The Netherlands Enterprise Agency has launched a new ‘Brexit voucher’ scheme aimed at helping businesses with economic interests in the UK find “alternative markets and map out the consequences of the Brexit for their company”.
The voucher allows the business to claim €2,500 for advice from an external expert in order to help them prepare for Brexit.
British MEP Margot Parker rubbished the so-called ‘Brexit voucher’, declaring it unwise for firms to attempt to avoid the UK’s markets after the EU divorce.
An announcement on the Dutch agency’s website asks Dutch businesses if they believe their firm “has to deal with the consequences of Brexit”.
It adds: “With the Brexit voucher you receive a subsidy for advice on alternative markets and the consequences of Brexit for your company.”
The offer extends to small and medium-sized enterprises, but remains strictly limited with the Dutch government putting aside €3,950,000 for vouchers in 2018.
Ukip MEP Ms Parker urged EU firms to understand the reasons behind Brexit
Speaking to Express.co.uk, she said: “European businesses need the huge UK market for trade.
British companies and SME’s are being held back by EU hyper-regulation and tariffs imposed by their protectionist regime of the customs union.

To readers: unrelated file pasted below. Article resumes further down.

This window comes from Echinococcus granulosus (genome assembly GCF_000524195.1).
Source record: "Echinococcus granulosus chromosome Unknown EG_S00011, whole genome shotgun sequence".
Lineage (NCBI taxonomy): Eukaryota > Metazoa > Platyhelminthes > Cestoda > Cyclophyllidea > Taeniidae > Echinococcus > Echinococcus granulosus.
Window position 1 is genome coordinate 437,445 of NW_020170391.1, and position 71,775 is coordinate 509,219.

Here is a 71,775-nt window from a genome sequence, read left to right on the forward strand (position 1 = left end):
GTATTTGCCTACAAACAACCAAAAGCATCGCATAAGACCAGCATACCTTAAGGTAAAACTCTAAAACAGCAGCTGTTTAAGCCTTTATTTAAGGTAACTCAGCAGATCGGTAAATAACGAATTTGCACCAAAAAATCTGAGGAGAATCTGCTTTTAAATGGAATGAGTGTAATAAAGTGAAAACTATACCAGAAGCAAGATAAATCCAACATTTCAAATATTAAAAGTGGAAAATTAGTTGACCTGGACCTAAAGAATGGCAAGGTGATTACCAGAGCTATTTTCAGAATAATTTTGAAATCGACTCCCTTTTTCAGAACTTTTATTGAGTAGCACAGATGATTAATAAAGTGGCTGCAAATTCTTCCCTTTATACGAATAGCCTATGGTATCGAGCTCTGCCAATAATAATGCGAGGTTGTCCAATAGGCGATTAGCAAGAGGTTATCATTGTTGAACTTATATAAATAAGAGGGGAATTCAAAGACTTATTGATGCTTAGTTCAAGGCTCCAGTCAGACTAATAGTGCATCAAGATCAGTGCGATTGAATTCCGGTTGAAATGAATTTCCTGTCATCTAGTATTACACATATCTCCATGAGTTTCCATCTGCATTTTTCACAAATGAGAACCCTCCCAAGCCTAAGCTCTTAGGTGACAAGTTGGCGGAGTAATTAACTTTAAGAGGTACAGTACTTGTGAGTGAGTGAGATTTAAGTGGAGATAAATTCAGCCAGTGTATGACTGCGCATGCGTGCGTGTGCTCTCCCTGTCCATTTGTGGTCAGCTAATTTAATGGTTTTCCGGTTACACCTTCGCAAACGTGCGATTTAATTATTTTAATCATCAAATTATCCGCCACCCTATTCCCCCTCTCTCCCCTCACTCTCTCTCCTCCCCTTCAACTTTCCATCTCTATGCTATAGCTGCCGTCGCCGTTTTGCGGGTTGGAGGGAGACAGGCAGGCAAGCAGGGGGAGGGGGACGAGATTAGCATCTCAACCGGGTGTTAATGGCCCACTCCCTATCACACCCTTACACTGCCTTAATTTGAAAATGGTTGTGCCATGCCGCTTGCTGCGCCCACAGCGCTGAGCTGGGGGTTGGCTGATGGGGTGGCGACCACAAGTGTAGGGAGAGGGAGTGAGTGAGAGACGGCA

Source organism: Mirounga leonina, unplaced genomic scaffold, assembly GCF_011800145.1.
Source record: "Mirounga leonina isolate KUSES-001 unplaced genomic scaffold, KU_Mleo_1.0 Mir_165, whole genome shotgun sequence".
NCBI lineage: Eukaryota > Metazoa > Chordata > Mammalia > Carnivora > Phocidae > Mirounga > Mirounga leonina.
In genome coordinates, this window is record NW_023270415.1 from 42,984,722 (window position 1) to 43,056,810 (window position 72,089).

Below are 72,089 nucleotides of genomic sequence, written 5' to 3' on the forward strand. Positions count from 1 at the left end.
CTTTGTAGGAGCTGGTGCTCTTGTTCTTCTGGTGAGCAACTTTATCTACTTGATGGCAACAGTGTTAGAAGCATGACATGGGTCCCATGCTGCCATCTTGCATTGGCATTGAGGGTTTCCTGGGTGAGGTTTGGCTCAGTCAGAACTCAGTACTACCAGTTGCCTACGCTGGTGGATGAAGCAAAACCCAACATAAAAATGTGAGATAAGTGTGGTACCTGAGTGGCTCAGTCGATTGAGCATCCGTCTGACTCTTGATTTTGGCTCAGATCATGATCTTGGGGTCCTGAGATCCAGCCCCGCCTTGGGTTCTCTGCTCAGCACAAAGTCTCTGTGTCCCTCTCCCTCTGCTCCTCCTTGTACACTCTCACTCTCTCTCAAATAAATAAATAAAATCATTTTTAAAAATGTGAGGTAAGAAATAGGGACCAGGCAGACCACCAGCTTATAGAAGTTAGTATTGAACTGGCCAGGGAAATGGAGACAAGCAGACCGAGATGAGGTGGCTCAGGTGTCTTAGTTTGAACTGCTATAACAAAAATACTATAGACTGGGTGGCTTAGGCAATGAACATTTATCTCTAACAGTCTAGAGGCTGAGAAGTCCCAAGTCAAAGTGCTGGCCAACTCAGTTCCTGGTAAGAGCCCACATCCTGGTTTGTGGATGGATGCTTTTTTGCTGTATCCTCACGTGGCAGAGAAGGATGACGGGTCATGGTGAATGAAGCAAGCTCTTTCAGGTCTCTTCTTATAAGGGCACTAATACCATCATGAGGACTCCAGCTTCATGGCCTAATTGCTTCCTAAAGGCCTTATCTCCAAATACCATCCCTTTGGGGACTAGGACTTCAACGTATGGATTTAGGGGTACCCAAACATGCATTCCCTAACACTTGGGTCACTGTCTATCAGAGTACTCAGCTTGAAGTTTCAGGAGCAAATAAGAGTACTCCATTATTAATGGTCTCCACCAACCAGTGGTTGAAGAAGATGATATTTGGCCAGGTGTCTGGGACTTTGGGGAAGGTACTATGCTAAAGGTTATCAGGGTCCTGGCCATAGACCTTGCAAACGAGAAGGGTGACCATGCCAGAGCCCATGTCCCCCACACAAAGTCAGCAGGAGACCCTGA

“The UK is going global and we will be making free trade agreements with growing powerhouses of Brazil, India, China, the US and Australia.
“We have been tied down to the dying corpse of the EU for too long. We are going searching for bigger markets and greater opportunities, so the Remoaners can keep their silly Brexit vouchers!”
A Netherlands Enterprise Agency spokesman insisted the organisation is not encouraging firms to avoid Britain.
Frans Nederstigt said: “The Netherlands Enterprise Agency (RVO) does not actively encourage Dutch businesses to avoid the UK, either now or after Brexit.
“We run a Netherlands Business Support Office in Manchester that is currently still looking for possible opportunities for Dutch businesses in the UK and businesses should make their own assessment on their links with the UK.”
Ashley Fox, leader of Conservative MEPs, warned EU negotiators the voucher scheme should come as a wake up call.
He said: “This initiative highlights once again how important it is for the EU to join the UK in agreeing a wide ranging trade deal.
“The Dutch recognise that the continued free flow of goods and services across the channel is vital to safeguard jobs and build businesses. Indeed a recent report by the Dutch bank Rabobank estimated a no deal Brexit would knock 4.5 percentage points off the Dutch GDP, amounting to €35 billion.
“EU negotiators must listen to the economic concerns being expressed by Member States and not put political barriers in the way of securing what I hope will be the world’s most ambitious and mutually beneficial trade agreement.”